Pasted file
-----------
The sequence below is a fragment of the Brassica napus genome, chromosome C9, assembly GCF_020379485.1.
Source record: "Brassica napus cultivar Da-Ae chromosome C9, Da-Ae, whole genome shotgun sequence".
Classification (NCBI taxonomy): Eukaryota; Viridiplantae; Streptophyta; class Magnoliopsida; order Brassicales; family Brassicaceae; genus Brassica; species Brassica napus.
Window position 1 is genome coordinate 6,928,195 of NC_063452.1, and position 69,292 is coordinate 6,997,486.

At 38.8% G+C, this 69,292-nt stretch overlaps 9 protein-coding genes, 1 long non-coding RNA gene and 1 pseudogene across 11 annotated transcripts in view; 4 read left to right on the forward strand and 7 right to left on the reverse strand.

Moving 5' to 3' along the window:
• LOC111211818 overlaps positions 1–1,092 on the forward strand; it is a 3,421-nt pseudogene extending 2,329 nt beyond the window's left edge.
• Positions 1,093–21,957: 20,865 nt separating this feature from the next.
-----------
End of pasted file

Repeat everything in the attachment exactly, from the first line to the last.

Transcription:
The sequence below is a fragment of the Brassica napus genome, chromosome C9, assembly GCF_020379485.1.
Source record: "Brassica napus cultivar Da-Ae chromosome C9, Da-Ae, whole genome shotgun sequence".
Classification (NCBI taxonomy): Eukaryota; Viridiplantae; Streptophyta; class Magnoliopsida; order Brassicales; family Brassicaceae; genus Brassica; species Brassica napus.
Window position 1 is genome coordinate 6,928,195 of NC_063452.1, and position 69,292 is coordinate 6,997,486.

At 38.8% G+C, this 69,292-nt stretch overlaps 9 protein-coding genes, 1 long non-coding RNA gene and 1 pseudogene across 11 annotated transcripts in view; 4 read left to right on the forward strand and 7 right to left on the reverse strand.

Moving 5' to 3' along the window:
• LOC111211818 overlaps positions 1–1,092 on the forward strand; it is a 3,421-nt pseudogene extending 2,329 nt beyond the window's left edge.
• Positions 1,093–21,957: 20,865 nt separating this feature from the next.